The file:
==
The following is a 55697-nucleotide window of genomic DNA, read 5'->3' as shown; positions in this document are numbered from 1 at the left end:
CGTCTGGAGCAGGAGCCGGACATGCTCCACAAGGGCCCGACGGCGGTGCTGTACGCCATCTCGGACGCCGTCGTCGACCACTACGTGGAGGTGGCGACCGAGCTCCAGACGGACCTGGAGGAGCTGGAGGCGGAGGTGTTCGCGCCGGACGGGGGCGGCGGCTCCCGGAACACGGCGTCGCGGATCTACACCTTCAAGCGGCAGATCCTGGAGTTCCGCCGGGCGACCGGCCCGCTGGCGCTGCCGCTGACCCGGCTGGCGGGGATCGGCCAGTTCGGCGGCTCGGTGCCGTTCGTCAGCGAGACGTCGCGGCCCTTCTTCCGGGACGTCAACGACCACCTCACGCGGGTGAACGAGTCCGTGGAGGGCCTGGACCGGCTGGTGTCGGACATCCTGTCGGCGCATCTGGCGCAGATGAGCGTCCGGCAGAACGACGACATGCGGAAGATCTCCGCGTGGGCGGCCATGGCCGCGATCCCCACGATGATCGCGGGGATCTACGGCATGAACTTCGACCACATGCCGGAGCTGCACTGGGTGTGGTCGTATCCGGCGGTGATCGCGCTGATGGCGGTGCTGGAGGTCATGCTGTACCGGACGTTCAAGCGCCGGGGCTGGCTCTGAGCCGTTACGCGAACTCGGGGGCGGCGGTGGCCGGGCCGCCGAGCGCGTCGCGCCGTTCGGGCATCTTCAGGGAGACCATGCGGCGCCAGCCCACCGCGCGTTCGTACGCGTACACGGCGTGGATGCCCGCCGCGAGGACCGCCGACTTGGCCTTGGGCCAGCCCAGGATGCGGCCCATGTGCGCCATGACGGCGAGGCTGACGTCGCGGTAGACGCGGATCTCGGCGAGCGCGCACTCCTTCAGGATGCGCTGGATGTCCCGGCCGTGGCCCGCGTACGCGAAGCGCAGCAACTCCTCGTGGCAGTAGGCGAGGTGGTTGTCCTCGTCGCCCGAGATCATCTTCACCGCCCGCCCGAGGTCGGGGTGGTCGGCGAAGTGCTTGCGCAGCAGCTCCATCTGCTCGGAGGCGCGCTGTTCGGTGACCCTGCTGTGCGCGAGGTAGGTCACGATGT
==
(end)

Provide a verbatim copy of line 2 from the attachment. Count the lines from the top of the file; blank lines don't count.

CGTCTGGAGCAGGAGCCGGACATGCTCCACAAGGGCCCGACGGCGGTGCTGTACGCCATCTCGGACGCCGTCGTCGACCACTACGTGGAGGTGGCGACCGAGCTCCAGACGGACCTGGAGGAGCTGGAGGCGGAGGTGTTCGCGCCGGACGGGGGCGGCGGCTCCCGGAACACGGCGTCGCGGATCTACACCTTCAAGCGGCAGATCCTGGAGTTCCGCCGGGCGACCGGCCCGCTGGCGCTGCCGCTGACCCGGCTGGCGGGGATCGGCCAGTTCGGCGGCTCGGTGCCGTTCGTCAGCGAGACGTCGCGGCCCTTCTTCCGGGACGTCAACGACCACCTCACGCGGGTGAACGAGTCCGTGGAGGGCCTGGACCGGCTGGTGTCGGACATCCTGTCGGCGCATCTGGCGCAGATGAGCGTCCGGCAGAACGACGACATGCGGAAGATCTCCGCGTGGGCGGCCATGGCCGCGATCCCCACGATGATCGCGGGGATCTACGGCATGAACTTCGACCACATGCCGGAGCTGCACTGGGTGTGGTCGTATCCGGCGGTGATCGCGCTGATGGCGGTGCTGGAGGTCATGCTGTACCGGACGTTCAAGCGCCGGGGCTGGCTCTGAGCCGTTACGCGAACTCGGGGGCGGCGGTGGCCGGGCCGCCGAGCGCGTCGCGCCGTTCGGGCATCTTCAGGGAGACCATGCGGCGCCAGCCCACCGCGCGTTCGTACGCGTACACGGCGTGGATGCCCGCCGCGAGGACCGCCGACTTGGCCTTGGGCCAGCCCAGGATGCGGCCCATGTGCGCCATGACGGCGAGGCTGACGTCGCGGTAGACGCGGATCTCGGCGAGCGCGCACTCCTTCAGGATGCGCTGGATGTCCCGGCCGTGGCCCGCGTACGCGAAGCGCAGCAACTCCTCGTGGCAGTAGGCGAGGTGGTTGTCCTCGTCGCCCGAGATCATCTTCACCGCCCGCCCGAGGTCGGGGTGGTCGGCGAAGTGCTTGCGCAGCAGCTCCATCTGCTCGGAGGCGCGCTGTTCGGTGACCCTGCTGTGCGCGAGGTAGGTCACGATGT